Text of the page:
The N95 Mask for Pricing: Making Pricing Safer for Customers, Companies and Society
Wednesday, June 24, 2020
By Mark Bergen and Shantanu Dutta
During these very challenging times, companies are focused on how to make a profit as well as manage costs. You might be making critical decisions for the survival of your businesses. However, these decisions often have social consequences that are just as important to consider.
To put that in perspective, let’s take a look at pricing during crisis. Our goal is to help companies make pricing decisions that not only ensure their survival, but are safe for customers, and safe for society. And for our metaphor, we've chosen to describe this as an N95 mask for pricing. Why N95 mask? Because it’s a powerful symbol of how we can all be safer during these difficult pandemic times.
Pricing and society: looking at the demand for hand sanitizer
Companies from all industries are seeing backlash from the social implications of their pricing decisions. One of the most vivid example of it has been the market for hand sanitizer during the pandemic. Resellers price-gouged customers, who were desperate for this essential item as Covid-19 spread. Not all companies chose to price that way. The CEO of Purell made strong statements that the company’s focus is on access, not price increases. And Amazon has made a point to limit price increase in these kinds of settings as well.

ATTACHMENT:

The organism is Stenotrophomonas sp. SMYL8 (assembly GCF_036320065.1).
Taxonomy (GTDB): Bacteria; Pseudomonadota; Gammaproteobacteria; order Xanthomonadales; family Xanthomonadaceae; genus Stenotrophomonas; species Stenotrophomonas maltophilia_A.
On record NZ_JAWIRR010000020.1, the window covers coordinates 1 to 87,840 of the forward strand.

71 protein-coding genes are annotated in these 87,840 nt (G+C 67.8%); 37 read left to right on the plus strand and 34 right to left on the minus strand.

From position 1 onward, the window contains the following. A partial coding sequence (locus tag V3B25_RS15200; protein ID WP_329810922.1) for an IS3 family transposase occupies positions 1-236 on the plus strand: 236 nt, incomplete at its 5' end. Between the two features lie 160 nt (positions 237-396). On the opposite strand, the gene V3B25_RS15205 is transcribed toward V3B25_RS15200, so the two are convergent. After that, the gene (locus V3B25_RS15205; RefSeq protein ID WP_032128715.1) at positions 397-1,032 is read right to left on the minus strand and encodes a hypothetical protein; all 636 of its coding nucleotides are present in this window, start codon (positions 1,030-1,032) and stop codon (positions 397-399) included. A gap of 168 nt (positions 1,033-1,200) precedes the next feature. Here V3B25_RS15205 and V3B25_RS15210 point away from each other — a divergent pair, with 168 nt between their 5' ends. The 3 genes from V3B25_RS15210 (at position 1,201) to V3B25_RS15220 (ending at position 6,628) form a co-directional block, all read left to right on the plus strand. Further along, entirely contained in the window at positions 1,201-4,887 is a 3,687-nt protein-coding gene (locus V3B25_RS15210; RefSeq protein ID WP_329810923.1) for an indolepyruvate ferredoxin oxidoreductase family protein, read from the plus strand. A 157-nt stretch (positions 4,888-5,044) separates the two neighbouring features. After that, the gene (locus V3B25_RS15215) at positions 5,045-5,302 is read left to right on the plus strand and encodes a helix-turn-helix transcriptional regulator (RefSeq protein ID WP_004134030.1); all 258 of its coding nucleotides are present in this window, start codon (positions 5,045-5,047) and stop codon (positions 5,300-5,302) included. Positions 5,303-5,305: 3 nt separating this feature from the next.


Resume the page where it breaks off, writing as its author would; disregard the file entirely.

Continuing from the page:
How to consider society in your pricing decisions
Like doctors, nurses, and medical practitioners under the Hippocratic Oath, pricing should bring no harm. Expanding on the framework of bioethics will help you guide your ethical pricing decisions. Consider three central elements:
- Social impact. This is the idea of doing no harm, or doing good
- Justice. In the pricing realm, this means focusing on groups that are vulnerable or often discriminated against and fairness for all involved
- Empowerment. Ensuring transparency and dignity with your actions
Why do we need bioethics in pricing?
What happens when businesses don’t consider the ethical implications of their pricing decisions? Recently, state governors have had to compete against each other in the race to bid on and acquire ventilators for Covid-19 treatment. In this powerful example, pricing and process prevented a just distribution of a life-saving device. The ability to pay, not need, dictated the game and people’s lives are the consequence. This is the situation companies can help avoid, by applying these principles in their pricing practices.